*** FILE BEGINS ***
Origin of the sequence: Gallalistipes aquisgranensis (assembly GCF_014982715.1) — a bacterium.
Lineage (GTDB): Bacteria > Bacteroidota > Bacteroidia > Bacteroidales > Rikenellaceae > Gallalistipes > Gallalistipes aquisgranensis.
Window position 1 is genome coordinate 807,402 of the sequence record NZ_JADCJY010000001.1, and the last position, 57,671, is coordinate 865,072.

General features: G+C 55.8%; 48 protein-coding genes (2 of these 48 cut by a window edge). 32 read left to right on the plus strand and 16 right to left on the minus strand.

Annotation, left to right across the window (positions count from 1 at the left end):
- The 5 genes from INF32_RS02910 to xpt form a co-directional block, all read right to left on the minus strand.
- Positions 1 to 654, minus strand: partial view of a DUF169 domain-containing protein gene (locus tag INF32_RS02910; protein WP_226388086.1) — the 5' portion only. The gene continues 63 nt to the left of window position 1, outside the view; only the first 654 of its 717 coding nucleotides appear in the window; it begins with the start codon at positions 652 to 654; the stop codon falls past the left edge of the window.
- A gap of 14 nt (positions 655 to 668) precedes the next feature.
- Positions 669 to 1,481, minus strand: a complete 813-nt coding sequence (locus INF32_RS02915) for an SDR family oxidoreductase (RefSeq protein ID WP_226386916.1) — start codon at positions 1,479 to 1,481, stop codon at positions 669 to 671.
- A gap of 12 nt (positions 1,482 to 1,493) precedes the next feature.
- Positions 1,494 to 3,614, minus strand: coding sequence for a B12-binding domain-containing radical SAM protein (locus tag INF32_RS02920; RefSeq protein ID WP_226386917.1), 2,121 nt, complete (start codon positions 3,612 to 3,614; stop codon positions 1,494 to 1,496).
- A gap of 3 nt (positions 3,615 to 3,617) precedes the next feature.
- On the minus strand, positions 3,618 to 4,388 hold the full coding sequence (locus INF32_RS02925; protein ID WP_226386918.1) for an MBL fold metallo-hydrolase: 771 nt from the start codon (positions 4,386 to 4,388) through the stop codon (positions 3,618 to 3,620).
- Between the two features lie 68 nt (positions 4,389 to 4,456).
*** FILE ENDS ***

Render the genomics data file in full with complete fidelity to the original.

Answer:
Origin of the sequence: Gallalistipes aquisgranensis (assembly GCF_014982715.1) — a bacterium.
Lineage (GTDB): Bacteria > Bacteroidota > Bacteroidia > Bacteroidales > Rikenellaceae > Gallalistipes > Gallalistipes aquisgranensis.
Window position 1 is genome coordinate 807,402 of the sequence record NZ_JADCJY010000001.1, and the last position, 57,671, is coordinate 865,072.

General features: G+C 55.8%; 48 protein-coding genes (2 of these 48 cut by a window edge). 32 read left to right on the plus strand and 16 right to left on the minus strand.

Annotation, left to right across the window (positions count from 1 at the left end):
- The 5 genes from INF32_RS02910 to xpt form a co-directional block, all read right to left on the minus strand.
- Positions 1 to 654, minus strand: partial view of a DUF169 domain-containing protein gene (locus tag INF32_RS02910; protein WP_226388086.1) — the 5' portion only. The gene continues 63 nt to the left of window position 1, outside the view; only the first 654 of its 717 coding nucleotides appear in the window; it begins with the start codon at positions 652 to 654; the stop codon falls past the left edge of the window.
- A gap of 14 nt (positions 655 to 668) precedes the next feature.
- Positions 669 to 1,481, minus strand: a complete 813-nt coding sequence (locus INF32_RS02915) for an SDR family oxidoreductase (RefSeq protein ID WP_226386916.1) — start codon at positions 1,479 to 1,481, stop codon at positions 669 to 671.
- A gap of 12 nt (positions 1,482 to 1,493) precedes the next feature.
- Positions 1,494 to 3,614, minus strand: coding sequence for a B12-binding domain-containing radical SAM protein (locus tag INF32_RS02920; RefSeq protein ID WP_226386917.1), 2,121 nt, complete (start codon positions 3,612 to 3,614; stop codon positions 1,494 to 1,496).
- A gap of 3 nt (positions 3,615 to 3,617) precedes the next feature.
- On the minus strand, positions 3,618 to 4,388 hold the full coding sequence (locus INF32_RS02925; protein ID WP_226386918.1) for an MBL fold metallo-hydrolase: 771 nt from the start codon (positions 4,386 to 4,388) through the stop codon (positions 3,618 to 3,620).
- Between the two features lie 68 nt (positions 4,389 to 4,456).